I was listening to Esther Perel’s Covid-19 series, called “Love, Loss, and Lonliness Under the Lockdown,” and she referred to this time of Covid, as “The Great Adaptation.” Running solo during this epidemic has been eye opening and educational in so many ways, but her series helped crystalize my perspective. Here are three of my biggest takeaways from the past 8 weeks of lockdown.
Being Alone Isn’t Bad
Being alone is a good thing, and quiet and solitude are great teachers. Jung, Thoreau and Marcus Aurelius all knew the power of these, even when juxtaposed to a busy and demanding life. I used to hate being alone and even as a recovering codependent, that wasn’t limited to people. The idea of being alone with my thoughts was unsettling, and I was a master of distraction, long before my smartphone. As a lifelong “giver,” I found taking care of others easier than confronting my own healing. Despite my healing journey of several years, Covid-19 has been like the BUDS version of self growth. (For those of you unfamiliar with BUDS, it stands for Basic Underwater Demolition/SEAL school and is the highly competitive US Navy Seal training program that only 30% of people graduate. It’s an elite and grueling, war fighter training course, to prepare you for the challenges of Navy Seal life.) We have all been thrown into a global master class on self reflection, and I have learned more about myself in the past 2 months, than ever before. All the places I have been slow walking “the work,” have returned to test me. All the loose ends I avoided tying for fear of loss, all the relationships that don’t serve me, and all the grief I never allowed myself to fully sink into, are here at the same time. It feels kinda like National Lampoon’s Christmas vacation where the entire family shows up and you have to do the mental gymnastics and determine where to focus your efforts. I never would have discovered these things without the gift of mandatory solitude and lots of time alone to reflect.
You can do hard things
I imagine a tiny bear hug from the incredible and wise Glennon Doyle, saying, “Sweetie, you got this. You can do hard things.” One after another, I let go of mental crutches, in lieu of learning and growth. I feel like an emotional Tiny Tim, tossing my imaginary crutches on the ground in celebration, yelling “YESSS!!! Take that, self-doubt.” I have been studying the moments where I reach for distraction, instead of sitting in feelings of grief, loss and loneliness, and allow the uncomfortable stuff to move through me. Don’t get me wrong, I still have plenty of Snappy McCranky Pants moments, but I’m better able to stop and get curious, rather than project it all over others, like a firehouse filled with burning disinfectant. I have learned to enjoy the comfort of my home with nothing more than my dog, a bottle of kombucha and some killer tunes, instead of seeking the comfort of a loud restaurant and wine. Most of all, I have been able to draw myself out of my individual experiences, allowing myself to witness things happening around me, with an even greater sense of compassion. I have noticed this the most at the office, where I’m observing the way people are operating around me. We are all doing hard things right now and some things are harder than others. We all have a story and our own battles to fight, but we all have them, and knowing that makes kindness and grace so much easier.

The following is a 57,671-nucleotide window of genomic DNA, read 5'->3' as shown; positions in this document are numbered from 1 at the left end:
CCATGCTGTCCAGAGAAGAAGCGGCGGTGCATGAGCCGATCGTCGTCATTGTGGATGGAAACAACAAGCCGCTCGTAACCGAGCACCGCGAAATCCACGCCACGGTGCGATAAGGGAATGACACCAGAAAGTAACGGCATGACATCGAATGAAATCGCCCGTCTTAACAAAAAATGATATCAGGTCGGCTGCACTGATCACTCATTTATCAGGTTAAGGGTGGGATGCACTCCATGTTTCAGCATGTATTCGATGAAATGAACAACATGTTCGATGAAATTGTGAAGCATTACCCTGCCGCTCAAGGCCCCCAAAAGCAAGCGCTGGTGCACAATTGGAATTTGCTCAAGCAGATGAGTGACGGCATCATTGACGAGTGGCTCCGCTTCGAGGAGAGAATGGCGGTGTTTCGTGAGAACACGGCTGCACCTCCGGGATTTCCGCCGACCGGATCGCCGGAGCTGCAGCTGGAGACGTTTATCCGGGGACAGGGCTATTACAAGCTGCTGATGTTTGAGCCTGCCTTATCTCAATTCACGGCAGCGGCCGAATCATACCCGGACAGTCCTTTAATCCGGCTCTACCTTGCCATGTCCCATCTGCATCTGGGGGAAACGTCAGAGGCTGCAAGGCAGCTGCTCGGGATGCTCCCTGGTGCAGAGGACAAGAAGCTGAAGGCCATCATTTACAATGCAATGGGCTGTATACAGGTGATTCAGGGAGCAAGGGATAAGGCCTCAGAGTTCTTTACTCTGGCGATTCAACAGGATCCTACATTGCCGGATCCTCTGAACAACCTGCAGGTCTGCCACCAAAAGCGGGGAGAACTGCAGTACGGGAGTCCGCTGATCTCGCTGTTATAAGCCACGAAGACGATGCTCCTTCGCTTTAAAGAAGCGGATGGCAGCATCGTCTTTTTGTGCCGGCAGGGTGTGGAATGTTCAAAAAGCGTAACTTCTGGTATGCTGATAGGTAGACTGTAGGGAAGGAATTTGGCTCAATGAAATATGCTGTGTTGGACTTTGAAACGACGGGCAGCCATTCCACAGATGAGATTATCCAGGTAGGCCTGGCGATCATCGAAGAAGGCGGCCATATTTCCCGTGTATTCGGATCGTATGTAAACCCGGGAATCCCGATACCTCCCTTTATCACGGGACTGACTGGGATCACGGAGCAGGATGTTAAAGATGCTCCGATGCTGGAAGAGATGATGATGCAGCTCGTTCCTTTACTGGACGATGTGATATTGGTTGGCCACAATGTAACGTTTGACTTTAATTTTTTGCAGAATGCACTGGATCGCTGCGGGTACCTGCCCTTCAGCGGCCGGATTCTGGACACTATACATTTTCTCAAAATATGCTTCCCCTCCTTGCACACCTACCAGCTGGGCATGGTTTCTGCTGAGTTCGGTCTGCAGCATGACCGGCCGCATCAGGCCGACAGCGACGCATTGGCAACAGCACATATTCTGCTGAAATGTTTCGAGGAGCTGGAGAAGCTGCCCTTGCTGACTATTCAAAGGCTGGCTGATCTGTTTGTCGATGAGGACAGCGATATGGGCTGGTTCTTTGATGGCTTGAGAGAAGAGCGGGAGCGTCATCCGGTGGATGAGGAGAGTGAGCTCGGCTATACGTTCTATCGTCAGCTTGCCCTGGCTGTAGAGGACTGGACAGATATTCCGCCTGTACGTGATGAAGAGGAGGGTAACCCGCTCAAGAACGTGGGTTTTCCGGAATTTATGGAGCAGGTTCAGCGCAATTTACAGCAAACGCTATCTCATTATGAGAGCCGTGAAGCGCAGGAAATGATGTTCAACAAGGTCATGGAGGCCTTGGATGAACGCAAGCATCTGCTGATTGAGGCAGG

I’m More Resilient That I Knew
I have learned I am more resilient than I ever imagined. I have been on a modified lockdown for about 8 weeks. In that time, I have barely left the house, except for the rare refresh of ginger beer (which I can now make myself) and to walk my dog. I have found ways to secure the food I need locally, without having to depend on farmers’ markets and grocery stores. I have learned to reach out and connect with the ones that are closest to me, and I have also learned to be more resourceful than I ever have been in my life. Who has two thumbs, made her own chocolate from actual cacao pods AND created a budget? This girl! In the face of bad news from family, friends and everywhere else, I have found a place of poise within myself, and I witness the person this pandemic is creating within me, with remarkable pride. I’m not only resilient to the dramatically changing environment around me, but I am being forced to make hard decisions for myself and those around me, whilst letting go of attachment to those outcomes. This is not only creating resilience, but a VERY hard thing for me to do, so double check. All these threads weave together in an emotional tapestry, preparing me to weather future storms with even more patience, calm and kindness.
It’s easy to do all these things in the necessity of the moment, but the real test is what we continue to cultivate and nourish, long after we don’t have to wear masks and can hug others freely. Like the name to mark this time in the human experience, I continue my own “great adaptation.” I continue to challenge myself to live differently. Just as the global pandemic has forced us all to pause, slow down and connect more deeply, I’m using this as a lesson in how to be a better friend; not only to to those I care about, but myself. I have learned how to prune my relationship trees and cut off bad relationship branches no longer serving me or leaving me feeling desiccated and less than nurtured. I’m learning how to ask for help and give it, when I recognize it is needed. I’m settling into the power I have and how I can use that for good, along with accepting the things I cannot control and detaching from those outcomes. All of these things make me a better human for myself and those around me, and for that opportunity, I am truly grateful. Sending love to all beings out there.